I love writers who never stop, who keep on pounding the keys no matter what decade of life they’re in. Writers like Herman Wouk, one of America’s greatest storytellers, who had a new book come out at the age of 97.
Don’t you love the way he looks in this photo? (Captured by Stephanie Diani for The New York Times. Used by permission.) “I’m not going anywhere,” he seems to be saying. “Not with all the stories I have yet to tell.”
That’s what I want to be like when the deep winter of life rolls around. Still writing. Still dreaming. Still publishing. Thus, I was intrigued by a story with the provocative title Is Creativity Destined To Fade With Age? It begins:
Doris Lessing, the freewheeling Nobel Prize-winning writer on racism, colonialism, feminism and communism who died recently at age 94, was prolific for most of her life. But five years ago, she said the writing had dried up.
“Don’t imagine you’ll have it forever,” she said, according to one obituary. “Use it while you’ve got it because it’ll go; it’s sliding away like water down a plug hole.”
Uh-oh. Does that mean older writers are destined to have a dry well? One researcher cited in the article says No:
“What’s really interesting from the neuroscience point of view is that we are hard-wired for creativity for as long as we stay at it, as long as nothing bad happens to our brain,” Walton said. (Lessing had a stroke in the 1990s, which may have contributed to her outlook.)
Another researcher, however, added a caveat:
But repeating the same sort of creative pursuit over the decades without advancing your art can be like doing no exercise other than sit-ups your whole life, said Michael Merzenich, professor emeritus of neuroscience at the University of California at San Francisco and the author of Soft-Wired, a book about optimizing brain health.
One-trick artists “become automatized, they become very habit-borne,” Merzenich said. “They’re not continually challenging themselves to look at life from a new angle.”
This is one reason I love our self-publishing options. We can play. We can go where we want to go without being tied to one brand or type of book. We can write short stories, novelettes, novellas, novels and series. When I’m not working on suspense, I like to challenge myself with a different voice for my boxing stories, my kick-butt nun novelettes, my zombie legal thrillers. I’m currently planning a collection of short stories that will be of the weird Fredric Brown variety. Why? Because I can, and because it keeps my writing chops sharp.
Which appears to be the key to this whole longevity business:
Older artists can also be galvanized by their own sense of mortality. Valerie Trueblood, 69, a Seattle writer who did not publish her novel, Seven Loves, and two short story collections until her 60s, said age can bring greater urgency to the creative process.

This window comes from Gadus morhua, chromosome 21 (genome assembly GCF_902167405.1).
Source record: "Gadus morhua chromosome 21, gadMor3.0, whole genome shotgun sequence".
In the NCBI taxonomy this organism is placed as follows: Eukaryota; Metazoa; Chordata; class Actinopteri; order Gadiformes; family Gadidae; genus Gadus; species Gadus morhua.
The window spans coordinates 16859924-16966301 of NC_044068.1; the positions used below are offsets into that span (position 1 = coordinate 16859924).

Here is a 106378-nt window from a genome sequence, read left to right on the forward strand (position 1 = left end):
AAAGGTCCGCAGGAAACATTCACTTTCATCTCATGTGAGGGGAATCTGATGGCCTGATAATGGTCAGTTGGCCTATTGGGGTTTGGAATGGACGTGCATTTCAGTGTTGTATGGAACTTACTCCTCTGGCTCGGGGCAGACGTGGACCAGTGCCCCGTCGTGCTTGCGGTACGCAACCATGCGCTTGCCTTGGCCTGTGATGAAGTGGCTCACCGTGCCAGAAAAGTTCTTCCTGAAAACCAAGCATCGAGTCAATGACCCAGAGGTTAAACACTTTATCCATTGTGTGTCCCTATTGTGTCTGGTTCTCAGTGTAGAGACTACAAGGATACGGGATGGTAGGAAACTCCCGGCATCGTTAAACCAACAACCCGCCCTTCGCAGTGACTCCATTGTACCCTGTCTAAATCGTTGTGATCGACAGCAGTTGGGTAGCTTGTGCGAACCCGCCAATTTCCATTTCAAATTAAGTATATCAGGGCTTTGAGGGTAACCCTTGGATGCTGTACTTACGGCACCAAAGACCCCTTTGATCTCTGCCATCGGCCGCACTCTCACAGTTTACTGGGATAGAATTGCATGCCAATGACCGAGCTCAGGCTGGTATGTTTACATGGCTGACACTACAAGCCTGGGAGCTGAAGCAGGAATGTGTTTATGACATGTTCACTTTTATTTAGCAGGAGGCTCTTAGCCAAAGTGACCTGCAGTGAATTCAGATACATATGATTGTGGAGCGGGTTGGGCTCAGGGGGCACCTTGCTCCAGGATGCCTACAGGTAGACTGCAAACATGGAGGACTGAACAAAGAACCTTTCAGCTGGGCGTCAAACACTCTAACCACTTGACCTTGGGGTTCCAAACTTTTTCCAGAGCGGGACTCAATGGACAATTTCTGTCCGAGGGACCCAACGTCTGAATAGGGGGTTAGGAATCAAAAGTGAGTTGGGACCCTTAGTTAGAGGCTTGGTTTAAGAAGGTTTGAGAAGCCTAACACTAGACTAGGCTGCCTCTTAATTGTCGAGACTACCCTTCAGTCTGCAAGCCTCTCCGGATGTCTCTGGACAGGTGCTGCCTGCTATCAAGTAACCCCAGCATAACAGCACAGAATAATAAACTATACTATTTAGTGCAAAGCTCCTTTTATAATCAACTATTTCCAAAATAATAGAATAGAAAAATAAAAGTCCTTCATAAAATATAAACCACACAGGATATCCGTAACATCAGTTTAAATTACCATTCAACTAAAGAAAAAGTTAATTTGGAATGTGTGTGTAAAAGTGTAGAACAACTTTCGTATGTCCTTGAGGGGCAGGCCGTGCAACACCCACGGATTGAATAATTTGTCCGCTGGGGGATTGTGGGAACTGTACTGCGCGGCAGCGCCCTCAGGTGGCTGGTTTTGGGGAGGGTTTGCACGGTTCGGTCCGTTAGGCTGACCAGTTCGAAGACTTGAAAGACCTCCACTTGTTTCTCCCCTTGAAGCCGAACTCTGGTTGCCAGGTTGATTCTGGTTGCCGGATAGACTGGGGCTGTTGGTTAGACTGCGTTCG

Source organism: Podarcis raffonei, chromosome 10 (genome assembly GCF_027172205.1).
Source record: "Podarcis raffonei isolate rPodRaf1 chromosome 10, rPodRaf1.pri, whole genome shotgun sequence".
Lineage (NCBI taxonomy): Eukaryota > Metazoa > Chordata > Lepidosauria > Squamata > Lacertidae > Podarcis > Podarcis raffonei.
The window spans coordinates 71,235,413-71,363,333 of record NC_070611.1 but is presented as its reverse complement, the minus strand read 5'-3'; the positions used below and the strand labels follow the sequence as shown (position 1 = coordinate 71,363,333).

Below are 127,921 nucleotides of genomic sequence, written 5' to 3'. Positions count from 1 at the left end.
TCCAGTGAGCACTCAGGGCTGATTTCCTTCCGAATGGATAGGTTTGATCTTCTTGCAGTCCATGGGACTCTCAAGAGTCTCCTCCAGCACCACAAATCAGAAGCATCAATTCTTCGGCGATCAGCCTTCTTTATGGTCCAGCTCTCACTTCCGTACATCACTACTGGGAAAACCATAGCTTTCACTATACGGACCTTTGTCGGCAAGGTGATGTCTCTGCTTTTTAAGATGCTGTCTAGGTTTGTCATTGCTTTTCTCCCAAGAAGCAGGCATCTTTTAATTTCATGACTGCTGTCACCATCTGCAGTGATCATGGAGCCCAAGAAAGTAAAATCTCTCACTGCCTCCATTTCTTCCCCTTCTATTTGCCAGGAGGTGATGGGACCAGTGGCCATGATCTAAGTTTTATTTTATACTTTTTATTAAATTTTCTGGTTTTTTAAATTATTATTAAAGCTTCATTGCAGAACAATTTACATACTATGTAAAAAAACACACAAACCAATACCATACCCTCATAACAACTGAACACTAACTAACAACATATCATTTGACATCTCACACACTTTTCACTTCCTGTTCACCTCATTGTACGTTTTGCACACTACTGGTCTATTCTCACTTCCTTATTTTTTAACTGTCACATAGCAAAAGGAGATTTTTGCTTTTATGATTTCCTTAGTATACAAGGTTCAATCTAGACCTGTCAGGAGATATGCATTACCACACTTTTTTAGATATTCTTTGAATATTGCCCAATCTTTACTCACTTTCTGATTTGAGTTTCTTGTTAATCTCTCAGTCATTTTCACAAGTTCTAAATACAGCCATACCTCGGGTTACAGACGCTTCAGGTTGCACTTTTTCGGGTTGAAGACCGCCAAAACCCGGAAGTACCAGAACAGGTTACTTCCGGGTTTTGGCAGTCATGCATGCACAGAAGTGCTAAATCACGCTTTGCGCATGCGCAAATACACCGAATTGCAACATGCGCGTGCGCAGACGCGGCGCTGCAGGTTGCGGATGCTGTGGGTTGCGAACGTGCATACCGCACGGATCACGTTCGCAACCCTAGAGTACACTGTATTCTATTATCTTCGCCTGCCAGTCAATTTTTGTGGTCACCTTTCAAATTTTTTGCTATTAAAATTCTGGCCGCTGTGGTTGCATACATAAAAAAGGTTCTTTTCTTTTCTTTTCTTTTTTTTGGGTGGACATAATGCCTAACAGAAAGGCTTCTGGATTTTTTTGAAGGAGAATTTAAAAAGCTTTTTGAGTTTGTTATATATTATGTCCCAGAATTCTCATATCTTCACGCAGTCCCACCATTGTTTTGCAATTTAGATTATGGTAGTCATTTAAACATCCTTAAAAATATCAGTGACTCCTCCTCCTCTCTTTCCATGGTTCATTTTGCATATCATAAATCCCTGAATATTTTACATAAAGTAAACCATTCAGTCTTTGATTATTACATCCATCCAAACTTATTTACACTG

“I think for many older people there’s a time of great energy,” Trueblood said. “You see the end of it, you just see the brevity of life more acutely when you’re older, and I think it makes you work harder and be interested in making something exact and completing it.”
People with regular jobs usually can’t wait to retire. A writer should never retire. Fight to be creative as long as you live. Do it this way:
1. Always have at least three projects going
I wrote about this before (“The Asimov“). I think all writers should, at a minimum, have three projects on the burner: their Work-in-Progress; a secondary project that will become the WIP when the first is completed; and one or more projects “in development” (notes, concepts, ideas, character profiles, etc.). This way your mind is not stuck in one place.
2. Take care of your body
The writer’s mind is housed in the body, so do what you have to do to keep the house in shape. Start small if you have to. Eat an apple every day. Drink more water. Walk with a small notebook and pen, ready to jot notes and ideas.
3. Stay positive and productive
Write something every day. Even if it’s just journaling. Know that what you write to completion will see publication, guaranteed. It may be via a contract, like Herman Wouk. Or it may be digitally self-published. Heck, it could be a limited printing of a memoir, just for your family. Writers write with more joy when they know they will be read, and joy is the key to memorable prose.
4. Do not go gentle into that good night
Write, write against the dying of the light! (apologies to Dylan Thomas). Refuse to believe you have diminished powers or have in any way lost the spark that compelled you to write in the first place. If they tell you that you just don’t have it anymore, throw your teeth at them. Who gets to decide if you can write? You do. And your answer is, I’ve still got it, baby, and I’m going to show you with this next story of mine!
So just keep writing and never decompose.
What about you? Are you in this thing to the end?